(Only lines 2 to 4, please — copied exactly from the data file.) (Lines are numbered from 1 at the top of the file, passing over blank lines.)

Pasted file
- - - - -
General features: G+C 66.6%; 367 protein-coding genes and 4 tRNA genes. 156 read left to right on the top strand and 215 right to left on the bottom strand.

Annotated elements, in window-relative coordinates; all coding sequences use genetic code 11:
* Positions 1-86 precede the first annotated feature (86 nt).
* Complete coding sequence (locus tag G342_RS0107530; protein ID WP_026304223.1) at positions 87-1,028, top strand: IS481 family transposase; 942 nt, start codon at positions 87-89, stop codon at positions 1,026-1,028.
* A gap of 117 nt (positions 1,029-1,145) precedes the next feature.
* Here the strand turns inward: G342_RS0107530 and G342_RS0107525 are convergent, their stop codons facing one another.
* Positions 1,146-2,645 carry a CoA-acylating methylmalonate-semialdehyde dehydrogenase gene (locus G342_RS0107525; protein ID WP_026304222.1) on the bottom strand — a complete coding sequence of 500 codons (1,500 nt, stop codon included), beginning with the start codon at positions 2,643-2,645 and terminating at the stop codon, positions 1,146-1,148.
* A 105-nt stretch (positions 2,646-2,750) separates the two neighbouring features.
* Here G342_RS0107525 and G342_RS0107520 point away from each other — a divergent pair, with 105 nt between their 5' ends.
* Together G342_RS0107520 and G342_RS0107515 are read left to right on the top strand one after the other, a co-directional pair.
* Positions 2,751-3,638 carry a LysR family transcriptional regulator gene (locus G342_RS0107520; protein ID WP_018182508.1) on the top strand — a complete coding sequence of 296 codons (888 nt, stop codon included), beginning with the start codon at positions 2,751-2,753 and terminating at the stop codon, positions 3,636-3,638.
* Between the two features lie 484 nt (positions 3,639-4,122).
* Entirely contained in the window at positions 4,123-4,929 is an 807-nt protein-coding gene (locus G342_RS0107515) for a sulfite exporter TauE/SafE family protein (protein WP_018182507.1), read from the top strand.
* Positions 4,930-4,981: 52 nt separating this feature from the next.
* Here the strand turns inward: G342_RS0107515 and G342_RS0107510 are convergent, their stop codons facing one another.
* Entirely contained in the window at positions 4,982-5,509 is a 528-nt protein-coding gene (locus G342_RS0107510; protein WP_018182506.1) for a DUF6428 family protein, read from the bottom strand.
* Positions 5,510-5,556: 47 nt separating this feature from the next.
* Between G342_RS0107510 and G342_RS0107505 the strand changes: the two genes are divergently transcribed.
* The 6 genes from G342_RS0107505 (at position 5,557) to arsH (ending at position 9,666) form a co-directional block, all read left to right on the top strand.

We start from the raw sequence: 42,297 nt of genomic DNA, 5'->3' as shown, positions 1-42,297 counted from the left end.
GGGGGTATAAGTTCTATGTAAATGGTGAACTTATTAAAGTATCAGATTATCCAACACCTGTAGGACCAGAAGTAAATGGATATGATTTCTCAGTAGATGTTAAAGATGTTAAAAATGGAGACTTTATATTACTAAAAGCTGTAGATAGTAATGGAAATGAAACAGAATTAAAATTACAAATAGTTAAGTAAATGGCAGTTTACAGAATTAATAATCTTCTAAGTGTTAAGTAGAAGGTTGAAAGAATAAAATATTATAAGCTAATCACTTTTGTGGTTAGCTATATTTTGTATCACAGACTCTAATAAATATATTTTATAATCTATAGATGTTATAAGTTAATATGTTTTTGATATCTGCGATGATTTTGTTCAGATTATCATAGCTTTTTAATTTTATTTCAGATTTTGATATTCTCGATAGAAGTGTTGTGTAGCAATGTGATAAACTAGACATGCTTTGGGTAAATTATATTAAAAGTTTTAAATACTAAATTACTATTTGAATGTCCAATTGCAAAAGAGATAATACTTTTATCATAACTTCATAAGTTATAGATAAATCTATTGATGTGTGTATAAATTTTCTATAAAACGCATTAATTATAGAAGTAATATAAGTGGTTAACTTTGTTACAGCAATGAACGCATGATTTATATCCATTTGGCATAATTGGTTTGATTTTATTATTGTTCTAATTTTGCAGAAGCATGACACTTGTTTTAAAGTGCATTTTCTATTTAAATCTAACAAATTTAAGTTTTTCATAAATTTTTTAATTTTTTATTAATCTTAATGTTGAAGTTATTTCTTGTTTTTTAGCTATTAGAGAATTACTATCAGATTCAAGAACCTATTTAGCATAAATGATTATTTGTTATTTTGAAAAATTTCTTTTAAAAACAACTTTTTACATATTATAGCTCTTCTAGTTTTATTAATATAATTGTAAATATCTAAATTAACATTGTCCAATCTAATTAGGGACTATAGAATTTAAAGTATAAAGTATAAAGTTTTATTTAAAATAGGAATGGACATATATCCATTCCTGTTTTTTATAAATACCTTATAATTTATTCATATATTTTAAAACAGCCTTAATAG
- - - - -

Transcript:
Annotated elements, in window-relative coordinates; all coding sequences use genetic code 11:
* Positions 1-86 precede the first annotated feature (86 nt).
* Complete coding sequence (locus tag G342_RS0107530; protein ID WP_026304223.1) at positions 87-1,028, top strand: IS481 family transposase; 942 nt, start codon at positions 87-89, stop codon at positions 1,026-1,028.